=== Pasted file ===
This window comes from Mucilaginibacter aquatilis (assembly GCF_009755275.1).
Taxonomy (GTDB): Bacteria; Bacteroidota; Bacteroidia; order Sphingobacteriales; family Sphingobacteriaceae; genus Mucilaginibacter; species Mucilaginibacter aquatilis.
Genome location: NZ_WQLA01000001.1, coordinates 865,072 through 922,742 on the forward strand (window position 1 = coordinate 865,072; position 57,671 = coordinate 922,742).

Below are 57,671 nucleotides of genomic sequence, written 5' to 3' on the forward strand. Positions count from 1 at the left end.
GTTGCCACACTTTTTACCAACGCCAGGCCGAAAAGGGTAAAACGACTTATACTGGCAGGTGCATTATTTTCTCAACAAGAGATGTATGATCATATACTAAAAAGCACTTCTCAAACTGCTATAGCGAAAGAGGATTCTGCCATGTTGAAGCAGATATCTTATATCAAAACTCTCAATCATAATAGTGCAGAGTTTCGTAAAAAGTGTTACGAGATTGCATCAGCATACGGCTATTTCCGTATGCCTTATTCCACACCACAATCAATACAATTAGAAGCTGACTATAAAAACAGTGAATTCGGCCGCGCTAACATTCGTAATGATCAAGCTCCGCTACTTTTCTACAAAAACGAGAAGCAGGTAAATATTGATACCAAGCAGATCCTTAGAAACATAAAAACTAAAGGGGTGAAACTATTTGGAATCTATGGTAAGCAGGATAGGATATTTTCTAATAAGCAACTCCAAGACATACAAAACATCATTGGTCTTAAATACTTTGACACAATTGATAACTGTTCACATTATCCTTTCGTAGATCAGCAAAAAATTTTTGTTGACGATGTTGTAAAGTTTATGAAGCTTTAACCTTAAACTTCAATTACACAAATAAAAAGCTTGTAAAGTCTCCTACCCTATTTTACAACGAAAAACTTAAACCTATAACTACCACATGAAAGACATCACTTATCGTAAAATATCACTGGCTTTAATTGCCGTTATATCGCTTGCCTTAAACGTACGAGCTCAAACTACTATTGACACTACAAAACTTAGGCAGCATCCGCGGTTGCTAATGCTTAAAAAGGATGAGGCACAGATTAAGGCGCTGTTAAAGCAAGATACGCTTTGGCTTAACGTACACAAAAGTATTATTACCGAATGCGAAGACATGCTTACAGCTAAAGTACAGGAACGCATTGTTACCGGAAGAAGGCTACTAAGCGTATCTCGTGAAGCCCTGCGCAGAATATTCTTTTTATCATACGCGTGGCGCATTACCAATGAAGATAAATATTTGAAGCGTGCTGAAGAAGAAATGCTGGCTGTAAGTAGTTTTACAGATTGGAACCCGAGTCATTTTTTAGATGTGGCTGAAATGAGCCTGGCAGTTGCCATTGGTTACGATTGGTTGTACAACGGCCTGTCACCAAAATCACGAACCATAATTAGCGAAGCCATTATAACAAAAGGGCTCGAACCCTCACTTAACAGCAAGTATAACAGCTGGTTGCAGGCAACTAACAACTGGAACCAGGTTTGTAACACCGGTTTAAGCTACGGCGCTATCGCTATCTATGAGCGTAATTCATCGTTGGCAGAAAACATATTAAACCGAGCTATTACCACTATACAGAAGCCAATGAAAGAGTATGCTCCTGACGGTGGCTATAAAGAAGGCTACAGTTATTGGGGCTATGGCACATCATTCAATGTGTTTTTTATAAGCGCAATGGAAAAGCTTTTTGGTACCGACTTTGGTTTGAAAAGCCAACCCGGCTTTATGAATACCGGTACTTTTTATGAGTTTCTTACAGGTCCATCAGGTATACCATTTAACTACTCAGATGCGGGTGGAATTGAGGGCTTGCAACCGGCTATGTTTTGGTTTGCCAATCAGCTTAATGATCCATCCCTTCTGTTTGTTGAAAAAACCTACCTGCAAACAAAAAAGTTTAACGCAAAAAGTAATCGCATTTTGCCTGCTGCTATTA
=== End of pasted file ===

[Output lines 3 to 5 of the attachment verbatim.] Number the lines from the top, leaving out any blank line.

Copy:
Genome location: NZ_WQLA01000001.1, coordinates 865,072 through 922,742 on the forward strand (window position 1 = coordinate 865,072; position 57,671 = coordinate 922,742).

Below are 57,671 nucleotides of genomic sequence, written 5' to 3' on the forward strand. Positions count from 1 at the left end.
GTTGCCACACTTTTTACCAACGCCAGGCCGAAAAGGGTAAAACGACTTATACTGGCAGGTGCATTATTTTCTCAACAAGAGATGTATGATCATATACTAAAAAGCACTTCTCAAACTGCTATAGCGAAAGAGGATTCTGCCATGTTGAAGCAGATATCTTATATCAAAACTCTCAATCATAATAGTGCAGAGTTTCGTAAAAAGTGTTACGAGATTGCATCAGCATACGGCTATTTCCGTATGCCTTATTCCACACCACAATCAATACAATTAGAAGCTGACTATAAAAACAGTGAATTCGGCCGCGCTAACATTCGTAATGATCAAGCTCCGCTACTTTTCTACAAAAACGAGAAGCAGGTAAATATTGATACCAAGCAGATCCTTAGAAACATAAAAACTAAAGGGGTGAAACTATTTGGAATCTATGGTAAGCAGGATAGGATATTTTCTAATAAGCAACTCCAAGACATACAAAACATCATTGGTCTTAAATACTTTGACACAATTGATAACTGTTCACATTATCCTTTCGTAGATCAGCAAAAAATTTTTGTTGACGATGTTGTAAAGTTTATGAAGCTTTAACCTTAAACTTCAATTACACAAATAAAAAGCTTGTAAAGTCTCCTACCCTATTTTACAACGAAAAACTTAAACCTATAACTACCACATGAAAGACATCACTTATCGTAAAATATCACTGGCTTTAATTGCCGTTATATCGCTTGCCTTAAACGTACGAGCTCAAACTACTATTGACACTACAAAACTTAGGCAGCATCCGCGGTTGCTAATGCTTAAAAAGGATGAGGCACAGATTAAGGCGCTGTTAAAGCAAGATACGCTTTGGCTTAACGTACACAAAAGTATTATTACCGAATGCGAAGACATGCTTACAGCTAAAGTACAGGAACGCATTGTTACCGGAAGAAGGCTACTAAGCGTATCTCGTGAAGCCCTGCGCAGAATATTCTTTTTATCATACGCGTGGCGCATTACCAATGAAGATAAATATTTGAAGCGTGCTGAAGAAGAAATGCTGGCTGTAAGTAGTTTTACAGATTGGAACCCGAGTCATTTTTTAGATGTGGCTGAAATGAGCCTGGCAGTTGCCATTGGTTACGATTGGTTGTACAACGGCCTGTCACCAAAATCACGAACCATAATTAGCGAAGCCATTATAACAAAAGGGCTCGAACCCTCACTTAACAGCAAGTATAACAGCTGGTTGCAGGCAACTAACAACTGGAACCAGGTTTGTAACACCGGTTTAAGCTACGGCGCTATCGCTATCTATGAGCGTAATTCATCGTTGGCAGAAAACATATTAAACCGAGCTATTACCACTATACAGAAGCCAATGAAAGAGTATGCTCCTGACGGTGGCTATAAAGAAGGCTACAGTTATTGGGGCTATGGCACATCATTCAATGTGTTTTTTATAAGCGCAATGGAAAAGCTTTTTGGTACCGACTTTGGTTTGAAAAGCCAACCCGGCTTTATGAATACCGGTACTTTTTATGAGTTTCTTACAGGTCCATCAGGTATACCATTTAACTACTCAGATGCGGGTGGAATTGAGGGCTTGCAACCGGCTATGTTTTGGTTTGCCAATCAGCTTAATGATCCATCCCTTCTGTTTGTTGAAAAAACCTACCTGCAAACAAAAAAGTTTAACGCAAAAAGTAATCGCATTTTGCCTGCTGCTATTA